Ansible Register Module

Ansible Register Module

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In this Article I will talk about how we can capture the output of the commands or Ansible tasks and take actions based on them.

By default, the output of any command or task is ignored. But at times its required to store that data for further usage, in that case you can use the Ansible register module.

Let us understand this by an example.

Example 1 - Find the status of a service running on remote nodes

Here is my playbook:

---
- name: Ansible register Module example -1
  hosts: workers
  become: true
  tasks:
    - name: starting vsftpd
      service: name=vsftpd state=started enabled=yes

    - name: vsftpd status
      command: service vsftpd status
      register: vsftpd_status

    - name: vsftpd status output
      debug:
        var: vsftpd_status

Our target is to find out the status of FTP service on both our worker nodes. In the above playbook we are storing vsftpd service status in an register variable called vsftpd_status.

And further using debug module we will be printing the registered variable's output.

Let us run the playbook now.

register_module $ ansible-playbook -i ../myinventory register_example.yml

PLAY [Ansible register Module example -1] **********************************************************************

TASK [Gathering Facts] *****************************************************************************************
ok: [worker2]
ok: [worker1]

TASK [starting vsftpd] *****************************************************************************************
fatal: [worker2]: FAILED! => {"changed": false, "msg": "Could not find the requested service vsftpd: host"}
changed: [worker1]

TASK [vsftpd status] *******************************************************************************************
[WARNING]: Consider using the service module rather than running 'service'.  If you need to use command because
service is insufficient you can add 'warn: false' to this command task or set 'command_warnings=False' in
ansible.cfg to get rid of this message.
changed: [worker1]

TASK [vsftpd status output] ************************************************************************************
ok: [worker1] => {
    "vsftpd_status": {
        "changed": true,
        "cmd": [
            "service",
            "vsftpd",
            "status"
        ],
        "delta": "0:00:00.057396",
        "end": "2021-01-27 10:56:19.458938",
        "failed": false,
        "rc": 0,
        "start": "2021-01-27 10:56:19.401542",
        "stderr": "Redirecting to /bin/systemctl status vsftpd.service",
        "stderr_lines": [
            "Redirecting to /bin/systemctl status vsftpd.service"
        ],
        "stdout": "● vsftpd.service - Vsftpd ftp daemon\n   Loaded: loaded (/usr/lib/systemd/system/vsftpd.service; enabled; vendor preset: disabled)\n   Active: active (running) since Wed 2021-01-27 10:56:18 UTC; 499ms ago\n  Process: 3664 ExecStart=/usr/sbin/vsftpd /etc/vsftpd/vsftpd.conf (code=exited, status=0/SUCCESS)\n Main PID: 3665 (vsftpd)\n   CGroup: /system.slice/vsftpd.service\n           └─3665 /usr/sbin/vsftpd /etc/vsftpd/vsftpd.conf\n\nJan 27 10:56:18 lco-worker1.example.com systemd[1]: Starting Vsftpd ftp daemon...\nJan 27 10:56:18 lco-worker1.example.com systemd[1]: Started Vsftpd ftp daemon.",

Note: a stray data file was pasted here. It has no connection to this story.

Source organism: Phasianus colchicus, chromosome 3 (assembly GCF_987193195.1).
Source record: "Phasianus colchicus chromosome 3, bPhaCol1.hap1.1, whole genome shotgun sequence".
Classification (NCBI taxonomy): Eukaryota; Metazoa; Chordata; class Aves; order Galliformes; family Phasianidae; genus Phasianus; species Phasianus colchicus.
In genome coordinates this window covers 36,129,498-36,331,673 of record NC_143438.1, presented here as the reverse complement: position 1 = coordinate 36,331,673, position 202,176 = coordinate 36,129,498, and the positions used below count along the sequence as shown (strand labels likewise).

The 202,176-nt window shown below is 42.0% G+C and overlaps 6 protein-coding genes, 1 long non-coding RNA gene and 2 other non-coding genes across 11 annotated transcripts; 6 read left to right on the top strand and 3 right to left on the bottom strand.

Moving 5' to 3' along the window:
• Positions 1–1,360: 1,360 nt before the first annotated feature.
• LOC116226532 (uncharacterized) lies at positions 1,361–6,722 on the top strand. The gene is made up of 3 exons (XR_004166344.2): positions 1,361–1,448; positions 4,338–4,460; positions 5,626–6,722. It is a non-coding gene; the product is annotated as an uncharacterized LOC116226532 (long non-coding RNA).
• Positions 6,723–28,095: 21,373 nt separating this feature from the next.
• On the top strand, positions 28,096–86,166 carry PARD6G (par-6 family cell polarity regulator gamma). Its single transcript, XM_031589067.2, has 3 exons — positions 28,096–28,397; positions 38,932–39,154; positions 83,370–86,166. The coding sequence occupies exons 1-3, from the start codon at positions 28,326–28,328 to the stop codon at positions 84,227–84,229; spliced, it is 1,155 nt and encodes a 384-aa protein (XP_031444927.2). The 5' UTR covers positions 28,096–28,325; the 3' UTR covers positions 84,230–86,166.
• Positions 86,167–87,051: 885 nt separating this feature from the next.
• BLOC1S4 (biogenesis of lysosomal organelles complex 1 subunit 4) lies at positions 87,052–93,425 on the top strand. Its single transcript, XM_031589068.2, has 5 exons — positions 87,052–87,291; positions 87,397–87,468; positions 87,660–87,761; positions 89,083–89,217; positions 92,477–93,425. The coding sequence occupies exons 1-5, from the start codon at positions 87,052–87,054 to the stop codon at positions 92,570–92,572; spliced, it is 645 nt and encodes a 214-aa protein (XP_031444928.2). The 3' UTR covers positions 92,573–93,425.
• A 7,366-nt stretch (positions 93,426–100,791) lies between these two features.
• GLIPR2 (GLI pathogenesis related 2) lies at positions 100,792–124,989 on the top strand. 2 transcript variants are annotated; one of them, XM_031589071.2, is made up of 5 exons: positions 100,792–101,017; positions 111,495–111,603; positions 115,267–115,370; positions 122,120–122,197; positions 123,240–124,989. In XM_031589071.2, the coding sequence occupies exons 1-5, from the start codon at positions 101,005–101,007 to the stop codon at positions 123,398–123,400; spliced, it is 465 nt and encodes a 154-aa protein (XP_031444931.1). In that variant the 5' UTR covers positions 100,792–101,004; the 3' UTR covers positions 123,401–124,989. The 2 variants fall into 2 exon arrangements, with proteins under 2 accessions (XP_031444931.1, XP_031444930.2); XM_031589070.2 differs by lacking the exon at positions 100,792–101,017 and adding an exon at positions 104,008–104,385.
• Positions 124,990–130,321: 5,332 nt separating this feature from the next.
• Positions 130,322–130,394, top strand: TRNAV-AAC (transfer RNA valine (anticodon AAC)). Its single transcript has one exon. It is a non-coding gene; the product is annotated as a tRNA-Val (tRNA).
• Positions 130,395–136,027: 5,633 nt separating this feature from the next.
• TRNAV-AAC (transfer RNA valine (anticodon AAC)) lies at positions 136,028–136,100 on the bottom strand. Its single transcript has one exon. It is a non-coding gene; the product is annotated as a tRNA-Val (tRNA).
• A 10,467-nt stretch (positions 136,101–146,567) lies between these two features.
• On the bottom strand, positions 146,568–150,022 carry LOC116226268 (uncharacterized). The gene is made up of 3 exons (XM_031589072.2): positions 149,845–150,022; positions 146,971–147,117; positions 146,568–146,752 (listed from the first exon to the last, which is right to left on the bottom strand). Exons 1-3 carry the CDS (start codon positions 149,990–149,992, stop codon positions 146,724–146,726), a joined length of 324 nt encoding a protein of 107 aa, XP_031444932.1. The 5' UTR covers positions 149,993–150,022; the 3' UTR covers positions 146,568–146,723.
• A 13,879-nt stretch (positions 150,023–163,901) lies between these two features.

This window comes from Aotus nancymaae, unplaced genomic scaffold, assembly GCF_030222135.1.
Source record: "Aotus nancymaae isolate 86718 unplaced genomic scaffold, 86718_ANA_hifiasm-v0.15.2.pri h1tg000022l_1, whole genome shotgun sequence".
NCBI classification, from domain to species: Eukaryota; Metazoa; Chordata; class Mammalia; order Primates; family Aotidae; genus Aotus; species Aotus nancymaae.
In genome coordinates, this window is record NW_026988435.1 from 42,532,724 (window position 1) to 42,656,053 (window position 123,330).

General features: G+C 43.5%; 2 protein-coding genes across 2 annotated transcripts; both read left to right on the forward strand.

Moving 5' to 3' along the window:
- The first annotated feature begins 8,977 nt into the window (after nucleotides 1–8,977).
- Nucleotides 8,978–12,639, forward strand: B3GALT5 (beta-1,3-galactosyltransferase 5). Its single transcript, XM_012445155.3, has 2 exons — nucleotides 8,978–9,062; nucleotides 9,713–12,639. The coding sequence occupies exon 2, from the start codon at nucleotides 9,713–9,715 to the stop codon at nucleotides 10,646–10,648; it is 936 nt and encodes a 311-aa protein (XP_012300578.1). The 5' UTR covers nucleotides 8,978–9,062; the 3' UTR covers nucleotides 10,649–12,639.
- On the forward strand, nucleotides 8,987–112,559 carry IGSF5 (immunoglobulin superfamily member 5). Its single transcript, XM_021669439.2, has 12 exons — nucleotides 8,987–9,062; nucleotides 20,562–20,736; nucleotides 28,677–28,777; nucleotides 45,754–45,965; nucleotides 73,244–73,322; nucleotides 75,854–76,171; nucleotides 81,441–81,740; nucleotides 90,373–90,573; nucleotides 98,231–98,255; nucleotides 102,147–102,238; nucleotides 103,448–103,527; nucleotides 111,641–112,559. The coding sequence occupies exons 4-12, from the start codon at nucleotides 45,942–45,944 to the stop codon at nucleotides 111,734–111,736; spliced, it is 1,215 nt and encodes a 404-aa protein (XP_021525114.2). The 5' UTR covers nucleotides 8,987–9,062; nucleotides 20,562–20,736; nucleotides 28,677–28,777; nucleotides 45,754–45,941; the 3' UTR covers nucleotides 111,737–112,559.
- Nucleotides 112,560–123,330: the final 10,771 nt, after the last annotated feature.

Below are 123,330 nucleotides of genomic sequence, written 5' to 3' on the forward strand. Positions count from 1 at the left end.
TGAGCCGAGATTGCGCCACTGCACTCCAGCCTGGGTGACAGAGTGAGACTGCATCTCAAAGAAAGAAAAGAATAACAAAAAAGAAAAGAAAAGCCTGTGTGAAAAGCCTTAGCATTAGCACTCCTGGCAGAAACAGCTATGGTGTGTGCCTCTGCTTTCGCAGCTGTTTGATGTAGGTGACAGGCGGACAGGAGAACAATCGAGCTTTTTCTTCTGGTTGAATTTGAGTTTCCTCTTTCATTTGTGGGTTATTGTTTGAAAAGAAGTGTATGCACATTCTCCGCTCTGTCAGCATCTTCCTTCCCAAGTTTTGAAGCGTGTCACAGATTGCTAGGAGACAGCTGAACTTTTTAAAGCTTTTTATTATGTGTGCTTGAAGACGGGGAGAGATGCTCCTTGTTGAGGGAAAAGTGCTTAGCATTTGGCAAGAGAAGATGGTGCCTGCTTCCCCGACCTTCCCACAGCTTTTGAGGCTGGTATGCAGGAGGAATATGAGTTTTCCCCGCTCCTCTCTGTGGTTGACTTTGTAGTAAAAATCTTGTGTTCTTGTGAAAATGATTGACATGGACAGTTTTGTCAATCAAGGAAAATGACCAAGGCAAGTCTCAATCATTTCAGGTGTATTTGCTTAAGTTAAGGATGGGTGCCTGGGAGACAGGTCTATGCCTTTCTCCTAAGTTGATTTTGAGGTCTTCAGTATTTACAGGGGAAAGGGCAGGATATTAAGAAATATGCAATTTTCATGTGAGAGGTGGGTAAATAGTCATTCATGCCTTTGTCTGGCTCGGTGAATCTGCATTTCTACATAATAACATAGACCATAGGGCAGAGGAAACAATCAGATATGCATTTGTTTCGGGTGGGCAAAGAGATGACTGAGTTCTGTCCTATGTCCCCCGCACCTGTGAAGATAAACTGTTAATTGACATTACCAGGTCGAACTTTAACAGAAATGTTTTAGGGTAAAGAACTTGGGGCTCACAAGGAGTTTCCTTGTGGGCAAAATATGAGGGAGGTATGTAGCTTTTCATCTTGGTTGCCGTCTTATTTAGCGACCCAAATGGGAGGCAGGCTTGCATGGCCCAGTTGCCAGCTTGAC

"stdout_lines": [
            "● vsftpd.service - Vsftpd ftp daemon",
            "   Loaded: loaded (/usr/lib/systemd/system/vsftpd.service; enabled; vendor preset: disabled)",
            "   Active: active (running) since Wed 2021-01-27 10:56:18 UTC; 499ms ago",
            "  Process: 3664 ExecStart=/usr/sbin/vsftpd /etc/vsftpd/vsftpd.conf (code=exited, status=0/SUCCESS)",
            " Main PID: 3665 (vsftpd)",
            "   CGroup: /system.slice/vsftpd.service",
            "           └─3665 /usr/sbin/vsftpd /etc/vsftpd/vsftpd.conf",
            "",
            "Jan 27 10:56:18 lco-worker1.example.com systemd[1]: Starting Vsftpd ftp daemon...",
            "Jan 27 10:56:18 lco-worker1.example.com systemd[1]: Started Vsftpd ftp daemon."
        ],
        "warnings": [
            "Consider using the service module rather than running 'service'.  If you need to use command because service is insufficient you can add 'warn: false' to this command task or set 'command_warnings=False' in ansible.cfg to get rid of this message."
        ]
    }
}

PLAY RECAP *****************************************************************************************************
worker1                    : ok=4    changed=2    unreachable=0    failed=0    skipped=0    rescued=0    ignored=0
worker2                    : ok=1    changed=0    unreachable=0    failed=1    skipped=0    rescued=0    ignored=0

Before I decode the above output I want to mention one thing that whenever you use register module for storing values it outputs following values:

changed - A Boolean indicating if the task had to make changes.

cmd – The actual command which ran to generate the output.

stdout – The output of the command.

stderr – The error output of the command.

start – The command execution begin time

end – The command execution finished time

delta – The total time taken to run the command. The value of this property is the difference between the end and the start time outputs.